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06/05/2008

Consumer Tech in Egypt | Retail

Most of the discussion that I read here in the US about technology developments in emerging markets focus on product and price. OLPC is the classic example in this regard...a product that designed to be inexpensive and simple enough that every child in the world ultimately has access to one. Microsoft's Windows Starter Edition fits the mold, as do Nokia's efforts to create products targeted to these markets.

However, before one can talk about product or price, the question of distribution needs to be addressed ("placement" if we are sticking with the Ps, although that word has always felt inadequate).

In markets like Egypt, the lack of quality retailers has long been a barrier to the growth of consumer technology spend. While the well-traveled buyer could pickup their gadgets on a trip overseas, everyone else was stuck paying too high a price for outmoded and poorly supported products. This is changing, and the emerging retail landscape is a great predictor of the ways in which consumer tech is moving.

The leaders in Egypt are the mobile carriers themselves. Companies like Mobinil have made serious investments in the customer experience of their retail locations. The staff is extremely well-informed, the stores are beautiful and the service level is best-in-class. When you walk in the store a host helps to direct you to the right area or person. The products are clearly displayed and the signage around their features is clear and extremely helpful. I would put the retail experience of the Mobinil and Vodaphone stores up there with a AT&T or Verizon store here in New York. The pictures I've posted will help to visualize some of this.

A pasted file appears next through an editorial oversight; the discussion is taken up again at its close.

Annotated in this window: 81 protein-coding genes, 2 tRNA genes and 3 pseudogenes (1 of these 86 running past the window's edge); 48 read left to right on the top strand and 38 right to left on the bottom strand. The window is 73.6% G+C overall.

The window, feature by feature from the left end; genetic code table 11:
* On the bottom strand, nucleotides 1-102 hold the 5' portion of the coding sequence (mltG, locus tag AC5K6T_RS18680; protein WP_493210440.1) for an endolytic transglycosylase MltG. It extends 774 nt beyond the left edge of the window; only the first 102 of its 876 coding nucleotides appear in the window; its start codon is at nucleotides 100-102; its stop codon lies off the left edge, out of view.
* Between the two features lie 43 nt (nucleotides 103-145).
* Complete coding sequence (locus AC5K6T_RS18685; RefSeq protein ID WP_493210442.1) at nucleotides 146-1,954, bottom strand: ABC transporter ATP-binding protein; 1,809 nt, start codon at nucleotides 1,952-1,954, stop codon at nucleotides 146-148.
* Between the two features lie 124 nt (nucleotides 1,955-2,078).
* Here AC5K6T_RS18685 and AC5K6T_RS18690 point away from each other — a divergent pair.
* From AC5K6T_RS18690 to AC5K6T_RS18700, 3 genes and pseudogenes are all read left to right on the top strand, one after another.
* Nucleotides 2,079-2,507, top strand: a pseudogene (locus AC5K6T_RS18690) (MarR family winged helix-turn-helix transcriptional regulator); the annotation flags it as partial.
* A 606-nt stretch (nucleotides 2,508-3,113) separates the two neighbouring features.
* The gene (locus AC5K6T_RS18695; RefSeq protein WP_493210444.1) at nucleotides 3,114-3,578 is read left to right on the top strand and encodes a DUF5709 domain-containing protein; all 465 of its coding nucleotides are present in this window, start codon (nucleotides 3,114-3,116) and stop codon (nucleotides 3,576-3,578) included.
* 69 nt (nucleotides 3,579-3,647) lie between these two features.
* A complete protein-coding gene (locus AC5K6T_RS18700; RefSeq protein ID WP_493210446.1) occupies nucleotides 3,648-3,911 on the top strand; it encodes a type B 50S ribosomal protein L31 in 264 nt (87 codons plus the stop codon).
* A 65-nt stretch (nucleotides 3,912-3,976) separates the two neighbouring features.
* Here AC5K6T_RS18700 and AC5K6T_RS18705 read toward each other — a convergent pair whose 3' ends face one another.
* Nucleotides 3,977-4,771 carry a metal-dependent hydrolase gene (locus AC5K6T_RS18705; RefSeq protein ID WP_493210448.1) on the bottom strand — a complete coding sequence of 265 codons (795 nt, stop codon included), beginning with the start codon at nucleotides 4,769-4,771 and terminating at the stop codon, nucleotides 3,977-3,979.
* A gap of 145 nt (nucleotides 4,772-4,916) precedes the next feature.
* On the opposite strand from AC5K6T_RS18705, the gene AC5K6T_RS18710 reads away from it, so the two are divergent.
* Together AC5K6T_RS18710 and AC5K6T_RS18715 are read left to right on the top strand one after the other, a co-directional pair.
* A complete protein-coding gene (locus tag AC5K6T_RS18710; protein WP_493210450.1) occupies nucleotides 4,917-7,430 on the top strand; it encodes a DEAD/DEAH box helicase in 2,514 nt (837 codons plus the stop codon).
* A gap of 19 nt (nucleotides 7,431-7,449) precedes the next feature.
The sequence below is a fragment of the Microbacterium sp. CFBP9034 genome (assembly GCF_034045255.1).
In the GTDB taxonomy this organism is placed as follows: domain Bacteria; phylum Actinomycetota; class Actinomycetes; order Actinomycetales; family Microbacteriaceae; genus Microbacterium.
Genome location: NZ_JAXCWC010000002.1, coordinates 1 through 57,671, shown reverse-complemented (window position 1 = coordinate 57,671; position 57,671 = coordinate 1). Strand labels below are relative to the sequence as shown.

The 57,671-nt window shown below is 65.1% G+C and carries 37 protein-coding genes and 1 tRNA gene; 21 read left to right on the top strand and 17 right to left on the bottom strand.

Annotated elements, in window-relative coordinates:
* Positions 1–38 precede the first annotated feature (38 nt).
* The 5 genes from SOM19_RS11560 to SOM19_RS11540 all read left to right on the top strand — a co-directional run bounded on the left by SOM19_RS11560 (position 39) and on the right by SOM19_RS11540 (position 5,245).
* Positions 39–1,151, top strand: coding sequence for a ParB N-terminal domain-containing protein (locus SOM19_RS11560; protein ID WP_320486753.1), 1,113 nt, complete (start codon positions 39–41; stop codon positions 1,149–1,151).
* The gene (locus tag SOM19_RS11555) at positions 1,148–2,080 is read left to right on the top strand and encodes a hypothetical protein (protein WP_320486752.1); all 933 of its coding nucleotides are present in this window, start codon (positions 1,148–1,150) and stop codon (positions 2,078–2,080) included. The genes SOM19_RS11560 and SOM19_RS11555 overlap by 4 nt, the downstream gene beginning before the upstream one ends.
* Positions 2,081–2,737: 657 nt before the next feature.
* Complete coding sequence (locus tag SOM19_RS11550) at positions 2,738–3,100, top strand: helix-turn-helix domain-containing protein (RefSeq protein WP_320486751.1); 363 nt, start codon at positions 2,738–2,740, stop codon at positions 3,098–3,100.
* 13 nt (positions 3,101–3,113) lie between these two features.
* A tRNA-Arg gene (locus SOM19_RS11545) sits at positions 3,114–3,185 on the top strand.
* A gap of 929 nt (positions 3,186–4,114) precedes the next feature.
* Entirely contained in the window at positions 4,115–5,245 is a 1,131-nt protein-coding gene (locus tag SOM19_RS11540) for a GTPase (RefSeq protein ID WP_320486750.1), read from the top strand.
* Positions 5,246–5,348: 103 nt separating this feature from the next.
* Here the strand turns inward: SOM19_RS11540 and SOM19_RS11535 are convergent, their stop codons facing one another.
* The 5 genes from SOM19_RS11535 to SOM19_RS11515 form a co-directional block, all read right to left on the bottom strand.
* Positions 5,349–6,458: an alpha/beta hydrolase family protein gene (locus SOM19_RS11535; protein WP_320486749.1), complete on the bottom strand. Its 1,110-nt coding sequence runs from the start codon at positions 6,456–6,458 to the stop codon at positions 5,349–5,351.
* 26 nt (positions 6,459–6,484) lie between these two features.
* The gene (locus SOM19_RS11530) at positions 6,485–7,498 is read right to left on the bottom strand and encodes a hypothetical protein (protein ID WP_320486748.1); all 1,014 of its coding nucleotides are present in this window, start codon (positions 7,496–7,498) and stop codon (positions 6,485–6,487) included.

New-comer Etisalat has looked to jumpstart its market entry through a deal with Egypt Post.

However while those in the market for a mobile phone have a number of good options, anyone looking for computer hardware, software or accessories, including digital cameras, will need to work a bit harder.

The main retailers are small "mom & pops" with very little selection. These can be found throughout Cairo, and particularly in a couple of large flea-market-like malls with aggregations of small stores and stalls.

The major retail trend, which mirrors the rise of suburban developments outside of Cairo, are the huge malls on the outskirts of the city. These massive retail centers, offer everything imaginable, including large selections of consumer technology and electronics. Interestingly the largest of these is the local branch of the Virgin Megastore.

(NB: I have focused on what I was able to observe with physical retailers. I am less sure about direct retailers such as Dell and Apple. Dell does have a Middle East ecommerce site, but I cant say much about it.)

In order for people to spend money, they need access to reputable merchants whom they trust to provide quality, up-to-date products at reasonable prices. From what I saw during this last trip, the mobile carriers are the ones to beat in Egypt.

June 5, 2008 in Technology, Telecom | Permalink

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Comments

I have enjoyed very much the articles on Egypt . One point that I disagree about computers , hardware and digital cameras vendors - not anymore the moms & pops shops with the current retail boom the IT retailing is developing and witnessing high growth rate. this is driven by the demand and presence of mega malls such as City stars, computer malls across the country. The presence of international brands is driving the trend and helping the penetration of decent outlets selling IT in a professionl and decent environment. Apple for the example has recently opened their second showroom, Sony is expanding, in addition to local companies such as Bitech with a network of more than 40 outlets.

Posted by: sahar nazmy at Sep 6, 2008 2:42:52 PM